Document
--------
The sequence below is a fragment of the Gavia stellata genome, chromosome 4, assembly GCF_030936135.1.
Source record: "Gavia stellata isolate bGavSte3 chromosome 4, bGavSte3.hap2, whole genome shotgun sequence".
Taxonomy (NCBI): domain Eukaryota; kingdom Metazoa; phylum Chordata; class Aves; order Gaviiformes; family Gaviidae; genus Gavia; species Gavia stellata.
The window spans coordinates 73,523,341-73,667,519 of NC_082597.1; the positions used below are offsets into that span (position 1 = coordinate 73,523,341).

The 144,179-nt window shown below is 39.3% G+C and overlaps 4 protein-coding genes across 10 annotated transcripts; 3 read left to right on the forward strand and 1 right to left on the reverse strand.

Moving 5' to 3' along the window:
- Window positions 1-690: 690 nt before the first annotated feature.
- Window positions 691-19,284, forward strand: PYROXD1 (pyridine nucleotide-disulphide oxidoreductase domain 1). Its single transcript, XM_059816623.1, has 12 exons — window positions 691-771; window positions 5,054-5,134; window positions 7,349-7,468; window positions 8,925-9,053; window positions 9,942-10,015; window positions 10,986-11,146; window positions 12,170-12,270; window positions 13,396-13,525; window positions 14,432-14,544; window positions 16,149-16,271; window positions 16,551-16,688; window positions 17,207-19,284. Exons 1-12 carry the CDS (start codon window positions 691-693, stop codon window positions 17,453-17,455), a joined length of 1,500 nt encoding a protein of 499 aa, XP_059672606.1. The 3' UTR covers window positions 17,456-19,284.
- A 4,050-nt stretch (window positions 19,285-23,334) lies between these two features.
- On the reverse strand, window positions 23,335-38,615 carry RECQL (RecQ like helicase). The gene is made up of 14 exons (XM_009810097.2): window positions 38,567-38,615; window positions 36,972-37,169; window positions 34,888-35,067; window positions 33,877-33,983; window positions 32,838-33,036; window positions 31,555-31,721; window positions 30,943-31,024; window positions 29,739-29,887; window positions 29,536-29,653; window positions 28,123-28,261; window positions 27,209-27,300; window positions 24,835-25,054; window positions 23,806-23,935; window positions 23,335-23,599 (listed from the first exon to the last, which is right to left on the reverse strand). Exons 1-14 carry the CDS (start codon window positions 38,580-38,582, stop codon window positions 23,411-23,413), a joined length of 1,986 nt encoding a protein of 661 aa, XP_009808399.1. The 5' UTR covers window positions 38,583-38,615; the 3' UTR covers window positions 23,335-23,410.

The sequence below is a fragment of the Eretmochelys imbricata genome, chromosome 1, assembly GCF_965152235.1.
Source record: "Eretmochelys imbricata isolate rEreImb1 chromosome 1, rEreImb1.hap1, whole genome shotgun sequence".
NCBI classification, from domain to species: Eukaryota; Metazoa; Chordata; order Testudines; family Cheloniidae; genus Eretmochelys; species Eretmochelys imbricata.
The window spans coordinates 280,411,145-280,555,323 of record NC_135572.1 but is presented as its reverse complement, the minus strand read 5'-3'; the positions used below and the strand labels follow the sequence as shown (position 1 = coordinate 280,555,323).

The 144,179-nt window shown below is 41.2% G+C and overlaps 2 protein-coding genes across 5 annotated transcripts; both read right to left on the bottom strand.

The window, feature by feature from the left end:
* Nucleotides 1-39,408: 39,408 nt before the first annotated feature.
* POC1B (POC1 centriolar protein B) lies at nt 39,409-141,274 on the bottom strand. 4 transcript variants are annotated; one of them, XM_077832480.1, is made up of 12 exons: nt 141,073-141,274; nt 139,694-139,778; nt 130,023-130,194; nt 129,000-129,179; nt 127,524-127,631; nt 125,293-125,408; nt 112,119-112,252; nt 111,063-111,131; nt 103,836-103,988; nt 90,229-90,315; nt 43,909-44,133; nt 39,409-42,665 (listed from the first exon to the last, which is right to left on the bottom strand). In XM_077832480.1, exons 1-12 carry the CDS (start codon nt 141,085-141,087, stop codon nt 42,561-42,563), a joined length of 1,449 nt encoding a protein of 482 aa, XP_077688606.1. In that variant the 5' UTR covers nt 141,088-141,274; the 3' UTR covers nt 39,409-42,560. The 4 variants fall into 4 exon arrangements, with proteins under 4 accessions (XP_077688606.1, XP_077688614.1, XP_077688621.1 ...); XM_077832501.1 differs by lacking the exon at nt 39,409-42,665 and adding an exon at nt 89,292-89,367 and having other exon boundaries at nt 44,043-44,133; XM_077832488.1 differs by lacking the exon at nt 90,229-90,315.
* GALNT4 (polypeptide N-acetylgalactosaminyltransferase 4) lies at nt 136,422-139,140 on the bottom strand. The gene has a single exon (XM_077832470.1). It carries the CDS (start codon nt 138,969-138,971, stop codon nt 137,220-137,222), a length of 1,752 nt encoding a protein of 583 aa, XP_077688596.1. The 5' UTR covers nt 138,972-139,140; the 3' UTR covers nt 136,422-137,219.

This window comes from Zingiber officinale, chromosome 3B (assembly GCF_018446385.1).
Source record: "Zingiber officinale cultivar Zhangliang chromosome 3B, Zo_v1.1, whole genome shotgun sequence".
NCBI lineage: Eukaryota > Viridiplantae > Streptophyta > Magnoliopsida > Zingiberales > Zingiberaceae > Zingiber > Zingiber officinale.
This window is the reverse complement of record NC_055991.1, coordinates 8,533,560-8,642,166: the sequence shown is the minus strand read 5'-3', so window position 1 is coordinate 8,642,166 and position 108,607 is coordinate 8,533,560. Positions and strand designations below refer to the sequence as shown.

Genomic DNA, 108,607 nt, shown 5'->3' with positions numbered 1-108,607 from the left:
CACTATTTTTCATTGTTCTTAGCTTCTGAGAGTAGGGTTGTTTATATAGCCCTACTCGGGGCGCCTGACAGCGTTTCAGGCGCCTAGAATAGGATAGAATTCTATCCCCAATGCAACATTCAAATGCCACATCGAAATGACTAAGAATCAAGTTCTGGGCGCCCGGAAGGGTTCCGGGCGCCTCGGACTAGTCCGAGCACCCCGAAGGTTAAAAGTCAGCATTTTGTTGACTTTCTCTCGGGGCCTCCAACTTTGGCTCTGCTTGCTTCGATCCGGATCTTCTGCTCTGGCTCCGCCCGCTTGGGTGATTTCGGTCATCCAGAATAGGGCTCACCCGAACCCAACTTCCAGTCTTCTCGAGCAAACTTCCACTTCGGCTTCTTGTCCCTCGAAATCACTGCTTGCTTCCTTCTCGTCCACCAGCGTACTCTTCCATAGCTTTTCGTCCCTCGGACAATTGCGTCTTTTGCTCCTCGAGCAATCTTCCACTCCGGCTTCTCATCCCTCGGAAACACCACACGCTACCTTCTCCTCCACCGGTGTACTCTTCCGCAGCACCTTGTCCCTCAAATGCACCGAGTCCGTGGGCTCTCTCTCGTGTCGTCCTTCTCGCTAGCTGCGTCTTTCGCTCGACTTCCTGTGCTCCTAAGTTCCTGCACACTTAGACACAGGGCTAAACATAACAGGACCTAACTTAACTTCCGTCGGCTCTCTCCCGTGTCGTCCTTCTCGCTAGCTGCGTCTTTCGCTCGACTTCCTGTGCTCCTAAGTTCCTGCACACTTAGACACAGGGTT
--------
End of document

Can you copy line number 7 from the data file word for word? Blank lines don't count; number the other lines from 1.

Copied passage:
- Window positions 1-690: 690 nt before the first annotated feature.